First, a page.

User stories are a simple but effective tool to help you articulate the user’s perspective and they can make significant difference for the design output.
They are short, specific, easy to understand statements used to ensure that design and development are aligned around a common purpose - addressing user needs.
They are typically written in the following format:
“As a ––––––, I want to –––––– so that ––––––.”
The focus of a user story is on the goal that the user wants to accomplish by using the digital product.
“As a manager, I want to generate a team performance report to understand individual team member’s workload and productivity level.”
And because these sentences are so short, it takes more than one to cover every use case and guide product design and development. If you do it the right way, you’ll most probably end up with a long list of user stories.
But whose responsibility is it? In agile teams, everyone involved in a project should take part in defining user stories because it helps accomplish the following:
- Keep digital products focused on the user
- Improve collaboration between designers and developers
- Help prevent the infamous feature creep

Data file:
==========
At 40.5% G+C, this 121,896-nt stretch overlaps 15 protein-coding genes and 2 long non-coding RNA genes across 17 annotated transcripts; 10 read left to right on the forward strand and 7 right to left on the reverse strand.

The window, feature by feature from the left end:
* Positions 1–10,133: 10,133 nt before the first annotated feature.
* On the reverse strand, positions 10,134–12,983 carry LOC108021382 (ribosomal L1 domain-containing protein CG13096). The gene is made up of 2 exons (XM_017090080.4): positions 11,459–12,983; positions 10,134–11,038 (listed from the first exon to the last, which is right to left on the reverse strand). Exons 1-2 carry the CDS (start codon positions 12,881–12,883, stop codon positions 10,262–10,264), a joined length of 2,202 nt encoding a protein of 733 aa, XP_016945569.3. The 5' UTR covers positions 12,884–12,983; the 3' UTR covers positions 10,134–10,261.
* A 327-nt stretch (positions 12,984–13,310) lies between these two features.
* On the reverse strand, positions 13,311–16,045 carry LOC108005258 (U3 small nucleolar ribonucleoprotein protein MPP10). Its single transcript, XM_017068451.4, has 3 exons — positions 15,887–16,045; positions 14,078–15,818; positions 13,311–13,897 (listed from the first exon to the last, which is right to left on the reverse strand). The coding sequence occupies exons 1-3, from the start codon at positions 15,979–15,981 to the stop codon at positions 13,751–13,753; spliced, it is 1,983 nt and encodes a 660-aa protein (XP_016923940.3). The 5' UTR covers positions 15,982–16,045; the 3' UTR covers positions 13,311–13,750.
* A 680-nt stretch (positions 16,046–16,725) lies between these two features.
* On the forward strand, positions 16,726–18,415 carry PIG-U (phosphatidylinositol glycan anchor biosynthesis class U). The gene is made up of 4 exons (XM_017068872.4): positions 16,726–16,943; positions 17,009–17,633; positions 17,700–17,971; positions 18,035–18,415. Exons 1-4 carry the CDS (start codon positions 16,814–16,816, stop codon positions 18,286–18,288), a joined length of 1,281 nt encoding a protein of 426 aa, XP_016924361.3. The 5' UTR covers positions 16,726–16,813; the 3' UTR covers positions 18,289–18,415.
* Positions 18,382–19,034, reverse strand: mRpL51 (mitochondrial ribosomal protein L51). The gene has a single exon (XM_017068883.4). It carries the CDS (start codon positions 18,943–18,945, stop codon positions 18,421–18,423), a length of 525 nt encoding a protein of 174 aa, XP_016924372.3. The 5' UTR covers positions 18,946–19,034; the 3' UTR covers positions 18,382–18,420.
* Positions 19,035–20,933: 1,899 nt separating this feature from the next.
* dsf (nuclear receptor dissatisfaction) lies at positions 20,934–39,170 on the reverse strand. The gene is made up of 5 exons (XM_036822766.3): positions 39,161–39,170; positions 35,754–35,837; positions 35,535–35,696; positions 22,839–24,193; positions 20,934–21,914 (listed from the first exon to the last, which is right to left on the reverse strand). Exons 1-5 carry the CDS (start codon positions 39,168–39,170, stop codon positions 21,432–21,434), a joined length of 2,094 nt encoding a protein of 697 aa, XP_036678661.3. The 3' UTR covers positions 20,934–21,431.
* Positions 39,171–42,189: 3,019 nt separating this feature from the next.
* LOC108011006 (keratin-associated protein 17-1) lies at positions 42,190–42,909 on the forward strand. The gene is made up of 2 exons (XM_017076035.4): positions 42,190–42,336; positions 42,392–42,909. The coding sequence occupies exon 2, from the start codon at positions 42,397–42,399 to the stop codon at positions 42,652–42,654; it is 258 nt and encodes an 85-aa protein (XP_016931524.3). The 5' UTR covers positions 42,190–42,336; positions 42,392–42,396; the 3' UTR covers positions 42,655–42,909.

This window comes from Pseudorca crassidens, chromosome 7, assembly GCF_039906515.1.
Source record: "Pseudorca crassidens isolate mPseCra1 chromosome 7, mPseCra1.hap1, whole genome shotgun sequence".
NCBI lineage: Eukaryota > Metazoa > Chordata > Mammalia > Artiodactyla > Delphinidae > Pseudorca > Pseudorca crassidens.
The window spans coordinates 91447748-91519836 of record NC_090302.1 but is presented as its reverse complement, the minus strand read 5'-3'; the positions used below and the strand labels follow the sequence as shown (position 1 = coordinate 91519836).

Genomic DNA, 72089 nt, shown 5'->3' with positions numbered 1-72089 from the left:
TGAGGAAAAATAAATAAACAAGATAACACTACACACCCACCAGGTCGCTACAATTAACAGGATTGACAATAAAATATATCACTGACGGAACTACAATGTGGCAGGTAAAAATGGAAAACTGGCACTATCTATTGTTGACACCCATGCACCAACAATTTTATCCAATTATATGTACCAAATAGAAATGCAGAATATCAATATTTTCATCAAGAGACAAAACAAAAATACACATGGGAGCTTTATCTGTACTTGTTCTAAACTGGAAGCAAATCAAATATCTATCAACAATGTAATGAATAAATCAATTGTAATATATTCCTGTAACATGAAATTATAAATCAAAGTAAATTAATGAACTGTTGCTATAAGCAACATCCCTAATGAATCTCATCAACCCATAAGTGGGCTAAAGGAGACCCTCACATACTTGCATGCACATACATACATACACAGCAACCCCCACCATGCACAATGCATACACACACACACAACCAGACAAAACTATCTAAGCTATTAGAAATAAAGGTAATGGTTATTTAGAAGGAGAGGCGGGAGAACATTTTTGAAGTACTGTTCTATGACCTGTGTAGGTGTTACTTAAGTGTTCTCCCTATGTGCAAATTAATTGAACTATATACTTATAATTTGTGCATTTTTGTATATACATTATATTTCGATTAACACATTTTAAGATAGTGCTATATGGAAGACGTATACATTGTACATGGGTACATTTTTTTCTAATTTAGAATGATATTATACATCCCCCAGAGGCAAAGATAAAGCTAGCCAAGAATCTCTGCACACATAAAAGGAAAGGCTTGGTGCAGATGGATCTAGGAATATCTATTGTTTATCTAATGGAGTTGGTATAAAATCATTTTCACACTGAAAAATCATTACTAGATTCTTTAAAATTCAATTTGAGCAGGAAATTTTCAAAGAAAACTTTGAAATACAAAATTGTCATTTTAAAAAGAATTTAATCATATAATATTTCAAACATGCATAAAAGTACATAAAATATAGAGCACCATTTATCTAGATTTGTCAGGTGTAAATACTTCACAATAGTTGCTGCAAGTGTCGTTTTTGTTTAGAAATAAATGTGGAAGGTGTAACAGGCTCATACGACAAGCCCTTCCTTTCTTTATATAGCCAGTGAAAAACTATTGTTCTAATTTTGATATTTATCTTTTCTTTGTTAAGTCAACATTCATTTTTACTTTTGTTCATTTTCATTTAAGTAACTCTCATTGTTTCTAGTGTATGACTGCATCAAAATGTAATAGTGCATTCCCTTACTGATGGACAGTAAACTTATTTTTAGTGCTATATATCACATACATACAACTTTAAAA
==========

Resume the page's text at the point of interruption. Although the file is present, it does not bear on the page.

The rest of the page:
Writing user stories
When it comes to writing user stories, this job is typically led by a UX researcher. We’re going to assume that during the research phase the UX team defined user personas and created user scenarios.
In this case, a researcher will have all the tools she needs to write user stories. They’ll be able to successfully define who the user is, what they want to achieve using the product, and why.
In some cases, user stories can be provided by a customer or a business user to try to define what they would like to see in the final product.
User stories are mainly capturing requirements regarding product functionality, but they can also describe other capabilities of digital products, like data privacy.
The role of user stories in design process
The main value of user stories is that they help keep users always in the center of the design process, helping designers focus only on the features that help users achieve their goal.
User stories are therefore great for preventing the infamous ‘feature creep.’ This is something that happens frequently to UX/UI designers - adding more features and expanding the project requirements beyond the initial scope.
So, how do user stories help?
User stories concisely summarize a user goal in a way that is easy to understand and organize. One goal equals one user story. UX designers can gather all the user stories together and prioritize them, giving their team a clear idea of which features to design and in which order.
The designer can then iterate solutions for how to fit those features together into a seamless user experience. And, more importantly, user stories help designers to understand and be more empathic with their target users.
User stories give designers everything they need to create a realistic, concrete and shared view of the user which helps them focus their design. Plus, they’re a great tool to give the development team a better understanding of why they are developing certain features. User stories get up closer to users which is always a step in the right direction.